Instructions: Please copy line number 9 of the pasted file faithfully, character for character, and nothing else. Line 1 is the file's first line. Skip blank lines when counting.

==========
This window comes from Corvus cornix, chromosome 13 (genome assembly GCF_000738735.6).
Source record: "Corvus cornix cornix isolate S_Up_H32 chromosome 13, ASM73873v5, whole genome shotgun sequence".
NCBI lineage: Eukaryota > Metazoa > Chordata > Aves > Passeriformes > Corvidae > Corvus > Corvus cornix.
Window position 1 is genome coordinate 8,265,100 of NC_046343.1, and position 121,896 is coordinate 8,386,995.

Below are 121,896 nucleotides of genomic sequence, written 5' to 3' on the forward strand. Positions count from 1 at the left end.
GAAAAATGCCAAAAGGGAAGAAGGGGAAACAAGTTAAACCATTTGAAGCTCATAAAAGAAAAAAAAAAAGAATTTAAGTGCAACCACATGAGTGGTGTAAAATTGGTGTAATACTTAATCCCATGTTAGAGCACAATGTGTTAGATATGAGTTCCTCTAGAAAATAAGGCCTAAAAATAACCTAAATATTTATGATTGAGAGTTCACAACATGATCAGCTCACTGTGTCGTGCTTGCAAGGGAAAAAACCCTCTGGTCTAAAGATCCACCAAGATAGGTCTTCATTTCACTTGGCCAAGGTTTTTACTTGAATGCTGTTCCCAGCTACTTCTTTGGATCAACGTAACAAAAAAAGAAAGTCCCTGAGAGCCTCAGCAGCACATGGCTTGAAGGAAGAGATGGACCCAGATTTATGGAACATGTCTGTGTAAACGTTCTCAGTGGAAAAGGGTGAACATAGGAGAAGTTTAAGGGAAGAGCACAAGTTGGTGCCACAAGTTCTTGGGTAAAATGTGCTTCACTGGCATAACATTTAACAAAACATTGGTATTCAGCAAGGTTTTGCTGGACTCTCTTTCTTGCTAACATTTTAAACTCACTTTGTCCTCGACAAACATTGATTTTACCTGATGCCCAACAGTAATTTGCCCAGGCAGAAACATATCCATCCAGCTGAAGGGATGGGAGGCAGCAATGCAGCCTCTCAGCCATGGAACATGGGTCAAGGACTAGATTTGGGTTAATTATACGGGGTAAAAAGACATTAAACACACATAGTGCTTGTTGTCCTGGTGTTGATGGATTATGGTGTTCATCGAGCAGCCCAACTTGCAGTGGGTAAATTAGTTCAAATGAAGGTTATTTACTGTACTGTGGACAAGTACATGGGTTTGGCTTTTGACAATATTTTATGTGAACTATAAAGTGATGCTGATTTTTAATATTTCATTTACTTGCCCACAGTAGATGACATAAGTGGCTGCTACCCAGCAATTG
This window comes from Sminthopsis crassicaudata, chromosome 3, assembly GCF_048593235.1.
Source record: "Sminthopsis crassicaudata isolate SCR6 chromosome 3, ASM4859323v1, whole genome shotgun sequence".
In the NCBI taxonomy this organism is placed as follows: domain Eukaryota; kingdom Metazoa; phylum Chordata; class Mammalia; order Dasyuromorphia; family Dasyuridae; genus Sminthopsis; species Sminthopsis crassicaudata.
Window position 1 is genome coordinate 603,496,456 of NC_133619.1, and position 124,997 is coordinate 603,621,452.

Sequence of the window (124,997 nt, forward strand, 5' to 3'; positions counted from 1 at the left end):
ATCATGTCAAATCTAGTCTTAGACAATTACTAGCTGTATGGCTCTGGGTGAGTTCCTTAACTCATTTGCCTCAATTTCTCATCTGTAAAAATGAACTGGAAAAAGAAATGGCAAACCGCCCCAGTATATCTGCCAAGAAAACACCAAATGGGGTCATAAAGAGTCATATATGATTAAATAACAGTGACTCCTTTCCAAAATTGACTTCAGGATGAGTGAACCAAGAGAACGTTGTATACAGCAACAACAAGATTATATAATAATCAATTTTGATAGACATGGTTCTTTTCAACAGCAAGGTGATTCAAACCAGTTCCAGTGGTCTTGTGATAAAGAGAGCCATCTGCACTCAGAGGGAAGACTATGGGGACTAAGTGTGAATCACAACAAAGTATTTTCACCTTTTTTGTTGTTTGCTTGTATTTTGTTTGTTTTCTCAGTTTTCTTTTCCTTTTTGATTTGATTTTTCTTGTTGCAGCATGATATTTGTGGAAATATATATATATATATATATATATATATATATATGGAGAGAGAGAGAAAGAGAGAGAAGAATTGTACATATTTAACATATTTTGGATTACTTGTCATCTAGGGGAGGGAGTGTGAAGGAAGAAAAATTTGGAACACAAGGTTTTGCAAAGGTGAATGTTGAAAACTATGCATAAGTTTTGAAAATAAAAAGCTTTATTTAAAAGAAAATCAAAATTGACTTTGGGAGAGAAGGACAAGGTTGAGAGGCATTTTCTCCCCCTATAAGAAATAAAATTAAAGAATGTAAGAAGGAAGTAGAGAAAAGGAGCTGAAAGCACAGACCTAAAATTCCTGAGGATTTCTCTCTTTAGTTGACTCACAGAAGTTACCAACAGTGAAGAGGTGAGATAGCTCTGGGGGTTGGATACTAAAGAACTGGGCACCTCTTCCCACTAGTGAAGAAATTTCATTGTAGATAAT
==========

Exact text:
In the NCBI taxonomy this organism is placed as follows: domain Eukaryota; kingdom Metazoa; phylum Chordata; class Mammalia; order Dasyuromorphia; family Dasyuridae; genus Sminthopsis; species Sminthopsis crassicaudata.